For the first time this season, a player not named Mohamed Salah has won the Reds’ Goal of the Month award.
It is a minor honour, but Musialowski’s exceptional solo strike against the Newcastle under-18s has been voted the best scored by a Liverpool player in the month of March.
Salah had won the previous six for the season, with Musialowski breaking a stronghold established by a player who he could eventually succeed as part of the first-team attack.
These are lofty projections for a player who joined the club from SMS Lodz on a youth contract last summer, but such has been the impact made in his first months on Merseyside, he is being widely heralded as a future star.
The youngster was three weeks shy of his 13th birthday at the time, but in the following four years he produced a run of form that saw him score 133 goals in 88 games at youth level and earn a move to Merseyside.
He left his family behind to do so, moving to Liverpool to live with houseparents in a turbulent year clouded by the COVID-19 pandemic.
It took Musialowski time to settle into a rhythm at Kirkby, with injury hampering his progress, but he is now a first-choice starter for Marc Bridge-Wilkinson’s under-18s, and has already been given first-team exposure.
That came with a call-up to senior training during the March international break, joining team-mates Jarell Quansah, James Balagizi, James Norris, Melkamu Frauendorf and Kaide Gordon among those to flesh out the ranks.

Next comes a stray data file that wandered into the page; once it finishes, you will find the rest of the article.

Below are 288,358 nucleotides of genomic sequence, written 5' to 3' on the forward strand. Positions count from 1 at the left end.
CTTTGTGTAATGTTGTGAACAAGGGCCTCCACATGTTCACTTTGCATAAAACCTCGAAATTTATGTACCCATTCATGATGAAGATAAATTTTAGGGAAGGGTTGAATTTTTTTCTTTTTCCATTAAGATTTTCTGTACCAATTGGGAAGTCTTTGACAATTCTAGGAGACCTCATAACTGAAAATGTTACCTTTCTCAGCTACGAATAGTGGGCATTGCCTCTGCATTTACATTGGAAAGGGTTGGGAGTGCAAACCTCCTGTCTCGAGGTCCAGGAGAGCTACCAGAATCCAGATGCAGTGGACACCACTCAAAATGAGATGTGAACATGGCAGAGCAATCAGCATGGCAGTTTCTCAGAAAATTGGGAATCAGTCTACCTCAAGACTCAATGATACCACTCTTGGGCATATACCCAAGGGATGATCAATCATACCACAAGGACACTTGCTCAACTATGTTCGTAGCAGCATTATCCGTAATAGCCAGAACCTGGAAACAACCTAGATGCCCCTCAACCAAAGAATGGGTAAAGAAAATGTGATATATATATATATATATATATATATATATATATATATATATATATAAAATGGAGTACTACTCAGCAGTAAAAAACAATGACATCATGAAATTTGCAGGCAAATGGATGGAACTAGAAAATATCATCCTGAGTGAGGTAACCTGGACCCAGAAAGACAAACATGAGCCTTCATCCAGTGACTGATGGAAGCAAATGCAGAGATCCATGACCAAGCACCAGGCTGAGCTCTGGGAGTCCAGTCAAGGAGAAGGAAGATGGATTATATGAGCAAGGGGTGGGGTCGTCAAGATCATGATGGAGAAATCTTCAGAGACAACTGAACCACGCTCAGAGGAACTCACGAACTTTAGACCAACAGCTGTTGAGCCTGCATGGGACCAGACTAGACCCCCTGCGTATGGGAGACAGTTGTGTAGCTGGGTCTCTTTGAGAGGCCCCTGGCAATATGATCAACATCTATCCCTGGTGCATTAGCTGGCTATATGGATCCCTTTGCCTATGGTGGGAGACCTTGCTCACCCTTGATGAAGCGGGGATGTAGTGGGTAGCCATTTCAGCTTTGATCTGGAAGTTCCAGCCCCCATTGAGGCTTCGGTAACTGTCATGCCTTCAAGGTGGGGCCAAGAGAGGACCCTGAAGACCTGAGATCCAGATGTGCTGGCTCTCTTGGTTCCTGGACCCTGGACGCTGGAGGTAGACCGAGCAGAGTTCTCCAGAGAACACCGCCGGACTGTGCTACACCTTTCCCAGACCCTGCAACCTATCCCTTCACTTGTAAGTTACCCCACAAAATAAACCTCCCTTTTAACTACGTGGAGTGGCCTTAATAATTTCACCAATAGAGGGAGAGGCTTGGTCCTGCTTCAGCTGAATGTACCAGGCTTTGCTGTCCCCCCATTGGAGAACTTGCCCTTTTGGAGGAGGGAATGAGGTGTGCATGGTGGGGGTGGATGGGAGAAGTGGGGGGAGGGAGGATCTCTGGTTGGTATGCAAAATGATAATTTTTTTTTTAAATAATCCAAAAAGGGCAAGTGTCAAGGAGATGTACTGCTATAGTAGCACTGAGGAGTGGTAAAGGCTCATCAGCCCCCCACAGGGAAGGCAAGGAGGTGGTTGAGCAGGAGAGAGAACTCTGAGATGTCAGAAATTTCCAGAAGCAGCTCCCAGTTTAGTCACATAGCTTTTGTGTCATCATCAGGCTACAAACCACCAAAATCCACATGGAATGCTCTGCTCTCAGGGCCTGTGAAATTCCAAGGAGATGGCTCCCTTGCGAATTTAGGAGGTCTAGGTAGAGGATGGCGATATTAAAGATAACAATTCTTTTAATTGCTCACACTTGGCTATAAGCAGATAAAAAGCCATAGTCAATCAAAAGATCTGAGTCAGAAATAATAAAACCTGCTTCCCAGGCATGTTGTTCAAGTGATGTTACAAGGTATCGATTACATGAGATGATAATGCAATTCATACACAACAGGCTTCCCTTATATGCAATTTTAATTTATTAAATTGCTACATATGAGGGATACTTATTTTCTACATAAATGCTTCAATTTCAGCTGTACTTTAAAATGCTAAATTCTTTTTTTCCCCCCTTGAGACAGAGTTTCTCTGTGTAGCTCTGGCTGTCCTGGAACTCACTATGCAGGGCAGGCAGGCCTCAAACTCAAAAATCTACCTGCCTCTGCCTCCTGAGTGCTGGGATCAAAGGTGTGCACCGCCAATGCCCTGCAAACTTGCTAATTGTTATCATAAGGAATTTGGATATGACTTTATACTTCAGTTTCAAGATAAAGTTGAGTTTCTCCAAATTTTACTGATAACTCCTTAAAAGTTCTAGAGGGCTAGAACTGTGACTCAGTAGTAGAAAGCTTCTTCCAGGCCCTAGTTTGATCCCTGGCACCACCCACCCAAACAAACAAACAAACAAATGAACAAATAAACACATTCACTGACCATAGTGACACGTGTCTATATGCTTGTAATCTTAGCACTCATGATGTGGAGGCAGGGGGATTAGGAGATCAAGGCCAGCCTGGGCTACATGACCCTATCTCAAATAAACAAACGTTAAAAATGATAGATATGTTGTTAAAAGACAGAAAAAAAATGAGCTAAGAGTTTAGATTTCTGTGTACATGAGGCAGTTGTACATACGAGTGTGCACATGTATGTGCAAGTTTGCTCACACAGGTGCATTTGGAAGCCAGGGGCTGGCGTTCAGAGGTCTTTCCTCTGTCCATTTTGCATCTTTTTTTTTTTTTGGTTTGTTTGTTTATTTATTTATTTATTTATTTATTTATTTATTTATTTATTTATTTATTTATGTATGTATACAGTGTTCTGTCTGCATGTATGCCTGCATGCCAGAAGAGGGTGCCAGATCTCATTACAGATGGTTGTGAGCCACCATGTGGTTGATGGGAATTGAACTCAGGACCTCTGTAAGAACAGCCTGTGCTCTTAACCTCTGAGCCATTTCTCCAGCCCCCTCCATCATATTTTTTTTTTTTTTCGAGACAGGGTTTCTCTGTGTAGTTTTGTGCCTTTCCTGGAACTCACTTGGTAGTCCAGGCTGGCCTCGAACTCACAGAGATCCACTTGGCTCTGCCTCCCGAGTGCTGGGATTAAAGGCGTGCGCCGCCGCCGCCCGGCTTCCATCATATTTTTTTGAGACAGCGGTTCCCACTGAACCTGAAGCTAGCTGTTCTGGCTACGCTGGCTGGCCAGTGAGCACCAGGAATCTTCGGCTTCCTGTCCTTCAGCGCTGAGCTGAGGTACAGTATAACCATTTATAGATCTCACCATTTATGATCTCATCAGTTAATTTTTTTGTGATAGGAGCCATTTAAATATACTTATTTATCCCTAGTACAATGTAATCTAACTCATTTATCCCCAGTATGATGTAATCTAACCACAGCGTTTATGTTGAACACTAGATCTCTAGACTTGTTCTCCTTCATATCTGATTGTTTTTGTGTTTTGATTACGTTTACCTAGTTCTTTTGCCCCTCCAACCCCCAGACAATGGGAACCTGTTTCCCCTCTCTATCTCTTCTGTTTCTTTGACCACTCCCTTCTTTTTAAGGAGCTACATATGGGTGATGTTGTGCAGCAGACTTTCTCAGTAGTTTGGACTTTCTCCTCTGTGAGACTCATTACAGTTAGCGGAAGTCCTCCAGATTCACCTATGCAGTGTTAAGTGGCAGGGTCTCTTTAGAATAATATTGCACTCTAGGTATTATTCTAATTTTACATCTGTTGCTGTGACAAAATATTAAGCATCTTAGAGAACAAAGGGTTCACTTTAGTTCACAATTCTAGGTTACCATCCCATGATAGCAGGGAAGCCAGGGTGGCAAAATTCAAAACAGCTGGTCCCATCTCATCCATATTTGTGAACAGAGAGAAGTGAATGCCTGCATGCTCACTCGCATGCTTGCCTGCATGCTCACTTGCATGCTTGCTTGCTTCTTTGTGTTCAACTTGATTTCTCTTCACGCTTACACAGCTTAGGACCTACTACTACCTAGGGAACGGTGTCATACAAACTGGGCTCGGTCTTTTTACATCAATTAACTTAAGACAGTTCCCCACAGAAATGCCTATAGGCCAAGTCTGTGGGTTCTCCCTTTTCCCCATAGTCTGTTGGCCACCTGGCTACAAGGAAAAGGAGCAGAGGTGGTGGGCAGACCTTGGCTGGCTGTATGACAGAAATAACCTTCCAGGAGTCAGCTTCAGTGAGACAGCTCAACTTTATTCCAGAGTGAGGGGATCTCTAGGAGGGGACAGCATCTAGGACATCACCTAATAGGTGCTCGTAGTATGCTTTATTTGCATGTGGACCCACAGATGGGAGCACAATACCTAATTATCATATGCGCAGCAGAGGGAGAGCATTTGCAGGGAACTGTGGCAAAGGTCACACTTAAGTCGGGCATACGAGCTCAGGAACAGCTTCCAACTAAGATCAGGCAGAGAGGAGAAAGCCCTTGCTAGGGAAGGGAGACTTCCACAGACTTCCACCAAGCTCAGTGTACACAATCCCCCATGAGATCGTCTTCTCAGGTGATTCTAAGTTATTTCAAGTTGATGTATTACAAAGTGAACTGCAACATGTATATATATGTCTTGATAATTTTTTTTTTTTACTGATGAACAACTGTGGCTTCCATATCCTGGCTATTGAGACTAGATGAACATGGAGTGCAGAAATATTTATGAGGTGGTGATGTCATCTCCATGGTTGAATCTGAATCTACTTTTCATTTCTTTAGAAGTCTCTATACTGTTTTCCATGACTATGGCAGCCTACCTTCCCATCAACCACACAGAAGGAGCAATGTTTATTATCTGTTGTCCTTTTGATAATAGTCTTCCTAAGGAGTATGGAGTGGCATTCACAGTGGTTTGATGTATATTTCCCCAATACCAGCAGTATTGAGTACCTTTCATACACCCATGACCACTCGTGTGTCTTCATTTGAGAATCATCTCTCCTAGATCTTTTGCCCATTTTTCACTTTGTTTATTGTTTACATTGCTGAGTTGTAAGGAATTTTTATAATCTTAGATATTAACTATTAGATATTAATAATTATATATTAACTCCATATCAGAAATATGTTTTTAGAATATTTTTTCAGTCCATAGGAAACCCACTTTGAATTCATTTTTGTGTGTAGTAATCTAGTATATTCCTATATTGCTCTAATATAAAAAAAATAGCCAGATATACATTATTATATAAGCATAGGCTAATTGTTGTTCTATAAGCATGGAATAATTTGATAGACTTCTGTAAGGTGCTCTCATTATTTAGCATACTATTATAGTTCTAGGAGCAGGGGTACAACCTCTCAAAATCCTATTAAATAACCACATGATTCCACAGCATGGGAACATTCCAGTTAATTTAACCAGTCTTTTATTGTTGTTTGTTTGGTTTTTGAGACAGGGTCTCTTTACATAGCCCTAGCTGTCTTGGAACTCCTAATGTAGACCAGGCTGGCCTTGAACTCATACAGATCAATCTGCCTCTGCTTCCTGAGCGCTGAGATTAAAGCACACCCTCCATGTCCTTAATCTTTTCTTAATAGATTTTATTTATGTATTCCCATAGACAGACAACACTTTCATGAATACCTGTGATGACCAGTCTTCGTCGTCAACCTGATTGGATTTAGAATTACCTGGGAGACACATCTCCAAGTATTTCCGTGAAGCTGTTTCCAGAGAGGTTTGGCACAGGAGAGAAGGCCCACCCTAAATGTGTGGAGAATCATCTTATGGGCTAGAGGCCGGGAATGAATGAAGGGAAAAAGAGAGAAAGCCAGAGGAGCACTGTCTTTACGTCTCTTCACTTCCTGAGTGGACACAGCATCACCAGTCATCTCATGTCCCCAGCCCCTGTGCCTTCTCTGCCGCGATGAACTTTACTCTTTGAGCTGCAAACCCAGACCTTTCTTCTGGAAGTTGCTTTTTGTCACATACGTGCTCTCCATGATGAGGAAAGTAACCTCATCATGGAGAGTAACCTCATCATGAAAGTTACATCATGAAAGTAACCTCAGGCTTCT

Musialowski made a big impression, and his close control made traction on social media, with a clip of the Pole tearing Owen Beck, Naby Keita and Nat Phillips inside-out before seeing his left-footed strike headed off the line by Alex Oxlade-Chamberlain going viral.
It is becoming something of a trademark for the teenager, weaving through bodies at will and firing a goalkeepers or teeing up team-mates, gaining unwelcome comparisons with Lionel Messi.
“I love to take the ball, just dribble through everyone. This is my style of playing football,” he told LFCTV‘s The Academy last month.
“When I dribble the first player, I feel more confident, but when I just start running, I just go.
“Coaches from Poland and here never told me to stop, so that’s why I continue!”
Already, Musialowski has scored seven goals and laid on a further two assists in 19 games in the academy, and his versatility is becoming an invaluable asset for Bridge-Wilkinson.
Able to play in every role across the forward line, the youngster is most regularly deployed as a centre-forward, but is equally comfortable on either flank or as a No. 10.
In an interview with The Athletic, UK-based Polish FA scout Przemek Soczynski described Musialowski as “not a player Polish people are used to,” as he possesses “the wow factor.”
“What he’s showing is that he is a top prospect,” Soczynski added.
“I don’t think many people expected this. In Poland, we knew he was an exceptional talent but he was never challenged at this level.”
That highlights the impact Musialowski has made in his first season with Liverpool, and though it is early days – having yet to even make his debut with the under-23s – there is clearly a lot to be excited about.